Skip to main content

Effects of diet and temperature on monarch butterfly wing morphology and flight ability

Abstract

Background

While global change research has greatly expanded in recent years, it remains unclear how environmental change will impact the mobility of many organisms. Flight is an important mode of transportation that affects ecological functions, including mate location, foraging, and migration. However, the effects of increasing temperature and diet quality on flight remain largely unknown. Here, we explore the effects of rearing temperature and larval diet quality on the flight ability of an iconic and ecologically threatened migratory insect, the monarch butterfly, Danaus plexippus.

Experimental Design

Monarch larvae were reared at two temperatures (25 °C and 28 °C) and on three milkweed species with varying phytochemistry (Asclepias incarnata, Asclepias syriaca, and Asclepias curassavica) in a fully factorial experiment. We tested flight ability using an automated flight mill, which measured cumulative flight distance, duration, and instantaneous velocity.

Results

Higher rearing temperatures reduced monarch flight ability, and larval diet quality influenced forewing morphology. Dietary milkweed with higher cardenolide concentrations (A. curassavica) induced shorter, wider forewings whereas milkweed with low to intermediate cardenolides (A. incarnata and A. syriaca) induced longer, narrower forewings, which are considered better for gliding flight used during migration.

Implications for Insect Conservation

Our results provide evidence that projected increases in temperature and the subsequent expansion of tropical milkweed (A. curassavica) into the central breeding range of eastern North American migratory monarchs could reduce migration success. Further research is needed to identify mechanisms explaining the effects of diet and temperature on monarch flight ability and fitness, to ensure that appropriate conservation strategies are employed to preserve migratory populations.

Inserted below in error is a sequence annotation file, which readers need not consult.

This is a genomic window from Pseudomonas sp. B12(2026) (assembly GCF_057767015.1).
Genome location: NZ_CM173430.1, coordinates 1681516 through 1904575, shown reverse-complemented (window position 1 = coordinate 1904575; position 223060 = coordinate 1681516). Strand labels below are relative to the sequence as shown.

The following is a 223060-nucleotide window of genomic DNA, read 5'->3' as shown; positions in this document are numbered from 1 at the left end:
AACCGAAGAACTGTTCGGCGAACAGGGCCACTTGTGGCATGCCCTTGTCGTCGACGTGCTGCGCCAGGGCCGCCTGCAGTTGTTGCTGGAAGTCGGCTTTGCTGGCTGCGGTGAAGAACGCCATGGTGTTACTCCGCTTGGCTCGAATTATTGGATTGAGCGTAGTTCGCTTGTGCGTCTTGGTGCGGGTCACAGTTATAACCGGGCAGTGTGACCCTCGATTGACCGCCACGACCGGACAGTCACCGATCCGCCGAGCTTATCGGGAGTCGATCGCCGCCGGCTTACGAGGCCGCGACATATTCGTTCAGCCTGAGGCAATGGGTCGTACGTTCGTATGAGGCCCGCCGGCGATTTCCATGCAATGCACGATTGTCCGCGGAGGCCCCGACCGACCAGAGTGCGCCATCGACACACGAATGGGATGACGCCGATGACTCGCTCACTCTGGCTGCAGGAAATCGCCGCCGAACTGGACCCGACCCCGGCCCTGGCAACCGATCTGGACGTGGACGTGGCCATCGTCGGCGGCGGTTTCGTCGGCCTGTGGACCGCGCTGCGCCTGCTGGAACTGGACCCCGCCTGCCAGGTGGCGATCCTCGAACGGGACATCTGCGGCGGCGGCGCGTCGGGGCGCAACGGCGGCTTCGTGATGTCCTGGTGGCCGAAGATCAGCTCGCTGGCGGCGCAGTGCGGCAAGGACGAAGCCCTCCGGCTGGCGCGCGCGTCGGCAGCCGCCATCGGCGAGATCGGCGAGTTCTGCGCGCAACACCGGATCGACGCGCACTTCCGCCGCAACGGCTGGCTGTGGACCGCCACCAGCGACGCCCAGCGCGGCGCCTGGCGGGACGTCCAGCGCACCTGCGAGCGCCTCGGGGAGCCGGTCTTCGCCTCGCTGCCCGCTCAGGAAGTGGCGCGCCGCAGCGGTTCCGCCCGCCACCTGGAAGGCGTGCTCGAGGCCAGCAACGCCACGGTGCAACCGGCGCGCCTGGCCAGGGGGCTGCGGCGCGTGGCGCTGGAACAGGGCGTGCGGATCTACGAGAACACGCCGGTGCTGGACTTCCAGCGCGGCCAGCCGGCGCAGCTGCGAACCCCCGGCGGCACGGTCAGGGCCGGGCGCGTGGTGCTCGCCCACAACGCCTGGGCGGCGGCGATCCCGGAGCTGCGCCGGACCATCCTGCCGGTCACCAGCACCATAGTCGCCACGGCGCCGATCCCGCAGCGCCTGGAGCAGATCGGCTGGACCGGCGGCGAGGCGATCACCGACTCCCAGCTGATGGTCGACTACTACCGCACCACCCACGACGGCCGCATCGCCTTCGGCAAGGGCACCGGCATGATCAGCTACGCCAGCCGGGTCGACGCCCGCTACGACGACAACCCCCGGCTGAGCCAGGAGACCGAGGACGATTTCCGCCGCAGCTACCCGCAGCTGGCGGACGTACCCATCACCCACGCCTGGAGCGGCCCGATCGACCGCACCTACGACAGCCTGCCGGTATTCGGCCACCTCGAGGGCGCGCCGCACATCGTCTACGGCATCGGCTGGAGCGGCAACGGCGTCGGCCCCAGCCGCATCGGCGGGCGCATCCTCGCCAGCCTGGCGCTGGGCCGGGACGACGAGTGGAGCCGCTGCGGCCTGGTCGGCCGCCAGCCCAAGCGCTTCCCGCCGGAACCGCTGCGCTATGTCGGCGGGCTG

This is a preview of subscription content, access via your institution.

Fig. 1
Fig. 2
Fig. 3
Fig. 4
Fig. 5
Fig. 6

Data Availability

Data will be made available in a Dryad Digital Repository upon acceptance of the manuscript.

References

Download references

Acknowledgements

Many thanks to H. B. Streit, A. R. Meier, J. Kristofik, K. Moriarty, T. McClanaghan, and K. Markiewicz for their lab and field assistance in the completion of this project. Thanks also to M. Palmer and P. Girard for their aid with milkweed propagation in the greenhouses at the University of Michigan Matthaei Botanical Gardens. This work was completed in the research facilities of the University of Michigan and was funded by National Science Foundation Grant DEB-1256115 awarded to M. D. Hunter.

Author information

Authors and Affiliations

Authors

Contributions

AJS and MDH designed the experiment; LED provided butterflies and expertise during larval development and flight trials; AJS collected the data and analyzed it with MDH; AJS wrote the manuscript; all authors contributed to drafts.

Corresponding author

Correspondence to Abrianna J. Soule.

Ethics declarations

Conflict of interest

The authors declare they have no conflict of interest.

Additional information

Publisher's Note

Springer Nature remains neutral with regard to jurisdictional claims in published maps and institutional affiliations.

Electronic supplementary material

Below is the link to the electronic supplementary material.

Supplementary file1 (DOCX 18 kb)

Supplementary file2 (XLSX 182 kb)

Rights and permissions

Reprints and Permissions

About this article

Verify currency and authenticity via CrossMark

Cite this article

Soule, A.J., Decker, L.E. & Hunter, M.D. Effects of diet and temperature on monarch butterfly wing morphology and flight ability. J Insect Conserv 24, 961–975 (2020). https://doi.org/10.1007/s10841-020-00267-7

Download citation

  • Received:

  • Accepted:

  • Published:

  • Issue Date:

  • DOI: https://doi.org/10.1007/s10841-020-00267-7

Keywords

  • Danaus plexippus
  • Environmental change
  • Migration
  • Flight ability
  • Plant secondary metabolites
  • Conservation